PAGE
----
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The Weekend Neos Kosmos : 17 August 2019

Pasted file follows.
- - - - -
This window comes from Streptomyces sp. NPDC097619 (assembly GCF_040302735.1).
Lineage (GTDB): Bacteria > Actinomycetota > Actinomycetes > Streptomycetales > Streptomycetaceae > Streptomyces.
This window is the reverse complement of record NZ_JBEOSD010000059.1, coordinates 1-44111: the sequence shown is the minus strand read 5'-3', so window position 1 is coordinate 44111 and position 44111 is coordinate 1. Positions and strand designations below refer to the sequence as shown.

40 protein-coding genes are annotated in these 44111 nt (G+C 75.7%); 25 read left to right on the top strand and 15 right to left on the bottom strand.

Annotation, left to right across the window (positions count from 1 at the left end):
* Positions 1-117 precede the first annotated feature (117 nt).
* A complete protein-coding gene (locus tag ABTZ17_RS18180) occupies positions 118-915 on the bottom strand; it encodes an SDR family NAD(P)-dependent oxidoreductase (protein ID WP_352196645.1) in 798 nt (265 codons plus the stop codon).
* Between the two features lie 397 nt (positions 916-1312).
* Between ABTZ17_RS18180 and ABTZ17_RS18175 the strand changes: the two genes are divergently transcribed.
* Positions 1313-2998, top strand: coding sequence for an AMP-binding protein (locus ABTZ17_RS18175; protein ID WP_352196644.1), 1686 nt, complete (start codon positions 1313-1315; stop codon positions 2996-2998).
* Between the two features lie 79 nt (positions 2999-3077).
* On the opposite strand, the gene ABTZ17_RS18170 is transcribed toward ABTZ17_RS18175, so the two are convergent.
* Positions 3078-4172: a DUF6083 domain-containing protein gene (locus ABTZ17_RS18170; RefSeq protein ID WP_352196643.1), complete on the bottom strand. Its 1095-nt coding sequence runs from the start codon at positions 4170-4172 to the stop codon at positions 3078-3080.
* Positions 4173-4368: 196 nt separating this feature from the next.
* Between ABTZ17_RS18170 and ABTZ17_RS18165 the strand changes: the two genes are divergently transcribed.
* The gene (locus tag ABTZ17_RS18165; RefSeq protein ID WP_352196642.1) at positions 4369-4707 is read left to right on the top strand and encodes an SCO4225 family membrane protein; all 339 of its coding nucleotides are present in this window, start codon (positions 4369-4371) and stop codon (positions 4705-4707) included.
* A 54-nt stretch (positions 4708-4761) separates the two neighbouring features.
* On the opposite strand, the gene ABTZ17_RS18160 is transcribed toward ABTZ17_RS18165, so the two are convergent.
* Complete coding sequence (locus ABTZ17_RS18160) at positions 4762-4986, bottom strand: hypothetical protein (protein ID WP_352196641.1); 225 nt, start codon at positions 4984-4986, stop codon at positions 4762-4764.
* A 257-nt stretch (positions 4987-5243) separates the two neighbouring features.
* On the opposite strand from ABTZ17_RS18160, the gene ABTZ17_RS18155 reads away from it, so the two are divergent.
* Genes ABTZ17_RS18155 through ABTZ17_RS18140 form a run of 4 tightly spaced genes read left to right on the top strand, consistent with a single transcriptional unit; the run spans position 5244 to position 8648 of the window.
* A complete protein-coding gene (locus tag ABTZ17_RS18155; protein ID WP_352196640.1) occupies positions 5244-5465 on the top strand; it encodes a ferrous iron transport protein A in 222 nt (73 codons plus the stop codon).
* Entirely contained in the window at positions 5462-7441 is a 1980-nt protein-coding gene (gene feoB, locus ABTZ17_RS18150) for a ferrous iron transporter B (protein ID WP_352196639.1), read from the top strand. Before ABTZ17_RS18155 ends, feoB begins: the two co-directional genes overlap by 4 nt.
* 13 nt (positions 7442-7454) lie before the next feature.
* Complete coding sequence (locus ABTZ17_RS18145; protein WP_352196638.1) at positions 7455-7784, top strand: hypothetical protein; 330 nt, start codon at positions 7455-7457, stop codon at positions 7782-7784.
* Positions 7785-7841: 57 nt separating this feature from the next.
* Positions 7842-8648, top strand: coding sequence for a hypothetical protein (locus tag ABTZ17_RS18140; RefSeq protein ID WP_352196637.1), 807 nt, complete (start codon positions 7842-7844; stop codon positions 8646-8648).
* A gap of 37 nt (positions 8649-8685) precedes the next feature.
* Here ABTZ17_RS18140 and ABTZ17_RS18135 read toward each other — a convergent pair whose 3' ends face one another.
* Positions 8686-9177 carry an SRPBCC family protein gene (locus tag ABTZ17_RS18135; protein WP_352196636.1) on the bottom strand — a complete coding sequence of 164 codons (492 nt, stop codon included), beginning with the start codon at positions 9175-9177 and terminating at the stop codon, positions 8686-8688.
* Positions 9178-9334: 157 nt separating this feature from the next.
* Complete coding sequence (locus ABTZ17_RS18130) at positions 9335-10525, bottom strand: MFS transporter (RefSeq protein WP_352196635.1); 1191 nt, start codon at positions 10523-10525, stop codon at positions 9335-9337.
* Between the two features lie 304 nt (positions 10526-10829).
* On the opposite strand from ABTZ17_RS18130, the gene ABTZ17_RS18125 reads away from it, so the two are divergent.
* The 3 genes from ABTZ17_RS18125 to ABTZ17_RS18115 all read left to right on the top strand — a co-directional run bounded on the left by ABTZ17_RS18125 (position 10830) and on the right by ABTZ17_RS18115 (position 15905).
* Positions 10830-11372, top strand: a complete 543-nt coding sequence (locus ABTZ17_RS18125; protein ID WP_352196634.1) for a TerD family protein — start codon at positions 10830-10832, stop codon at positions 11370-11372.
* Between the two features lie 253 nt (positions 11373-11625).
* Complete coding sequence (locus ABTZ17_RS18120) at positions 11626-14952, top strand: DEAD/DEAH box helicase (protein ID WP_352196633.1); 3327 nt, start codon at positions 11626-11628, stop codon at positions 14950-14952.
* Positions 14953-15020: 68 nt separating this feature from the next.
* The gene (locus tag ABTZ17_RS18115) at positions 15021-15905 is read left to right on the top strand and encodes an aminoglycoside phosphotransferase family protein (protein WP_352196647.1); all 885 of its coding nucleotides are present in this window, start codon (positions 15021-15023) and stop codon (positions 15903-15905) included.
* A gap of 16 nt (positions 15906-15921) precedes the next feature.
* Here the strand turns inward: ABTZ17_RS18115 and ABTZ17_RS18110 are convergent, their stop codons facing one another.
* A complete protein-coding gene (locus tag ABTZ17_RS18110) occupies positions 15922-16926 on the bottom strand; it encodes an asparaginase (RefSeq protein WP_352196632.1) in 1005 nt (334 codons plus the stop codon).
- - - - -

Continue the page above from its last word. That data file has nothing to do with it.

DIGITAL.NEOSKOSMOS.COM THE WEEKEND NEOS KOSMOS | SATURDAY 17 AUGUST 2019 5 NEWS Spotlight on the lead-up to Gargasoulas’ arrest Cop leads fight to lift suppression order blocking release of report on police failures. A former police officer, one of several who pursued James Gargasoulas following the Bourke Street massacre, is trying to stop Victoria Police from blocking the release of a report on police failures in the leadup to the incident that resulted in six deaths and 27 injuries. Sergeant Frank Caridi points to the stabbing of Angelo Gargasoulas at a Prahran property by his brother at 1.20am on 20 January, 2017, hours before the mowing down of pedestrians in Melbourne's city centre. Police began searching for Gargasoulas an hour after he stabbed his brother who later died as a result of the attack. At the time, alerts were sent that warned police officers that Gargasoulas posed a risk to public safety and had a history of highspeed car chases. Police on the ground requested two CIRT responses between 4.30am and 5am in the hope of trapping him the narrow street where he was parked in a narrow car, however CIRT denied these requests as it could not be confirmed that he was still armed. A separate CIRT unit only became involved hours later and pursued Gargasoulas across the inner city and western suburbs before members of the team eventually shot and tasered him, ending his rampage. The CIRT night-shift teams decision not to intervene earlier has been examined. There is an effort to suppress the 'critical incident review' into the police's handling of the nine-hour manhunt for Gargasoulas on 20 January, however families and numerous media outlets, including Neos Kosmos, wish for the report to be released so that it could shed light on events leading up to the massacre. Assistant Commissioner Stephen Fontana reviewed the performance of Victoria police over the course of the massacre, however the police force has resisted the release of the report during the coronial inquest. There is fear that the contents of the report could be "misunderstood" and jeopardise police cooperation in future inquests, thus jeopardising public safety. Furthermore, Dr Ian Freckleton, QC, acting for the police, said that the report was also dated and the conclusions may not be accurate with the benefit of new evidence from the inquest. Stephen O'Meara, QC, the counsel assisting the coroner, told the court that Sergeant Frank Caridi wanted to oppose the suppression order and give evidence. "Sergeant Frank Caridi, in January 2017, was a supervisor at South Melbourne. Since that time Mr Caridi has retired from Victoria Police and in July he contacted the court seeking to be called as a witness at the inquest," he said. "He has since provided to the court a statement that bears on an aspect of the Chief Commissioner's application, which he opposes and the statement addresses that. The court has granted Mr Caridi leave to appear as an interested party at the inquest." Mr Caridi was not called to testify as part of the suppression order hearing, however Coroner Jacqui Hawkins noted one of Mr Caridi's objections was he "was never spoken to" as part of the critical incident review after the Bourke Street massacre. The court will hand down its decision on the suppression order on 23 August. James Gargasoulas, the man responsible for the Bourke Street massacre, was sentenced in February this year. Greek Australian truck driver hailed as ‘hero’ Young truck driver Coen (Costas) Fraser is being hailed as a 'hero' after he swerved to avoid a car parked on the road. The tragic accident resulted in two deaths at Sturt Street, six kilometres out of Truro, South Australia, on Thursday. Experts attribute the blame to gale-force winds that created a dust storms, diminishing visibility, and resulting in the accident. Fraser managed to see the vehicle parked on the highway, however swerved to avoid it and hit a truck coming from the opposite lane. Despite the fact that both trucks were driving at a slow speed at 45km/hour, the flammable material on one of the two enveloped the vehicles in flames causing the death of the two drivers. Fraser was just a few months shy of his 27th birthday and on the verge of creating his own truck driving business. In the aftermath of the collision, police officers alleg- edly searched for evidence of fatigue at the family truck company despite the fact that they were told that he was working on his own account and the truck involved did not belong to the company. The South Australia Road Transport Association (SARTA) expressed objections to what was described as a "heavy-handed" treatment of the family by police authorities, with SARTA director Steve Shearer stating that Fraser's mother and uncle were subjected to a raid on their premises, were not informed by officers of their son's death and were treated "like terrorists". Mr Shearer objected to the fact that the police allegedly treated "these individuals who have just lost their son and nephew, as if they are criminals. And it is not acceptable. "It is neither necessary nor reasonable. It is unconscionable and we are extremely angry." Coen Fraser, a few months short of his 27th birthday. Truck crash and roll over following the result of low visibility due to dust storm.
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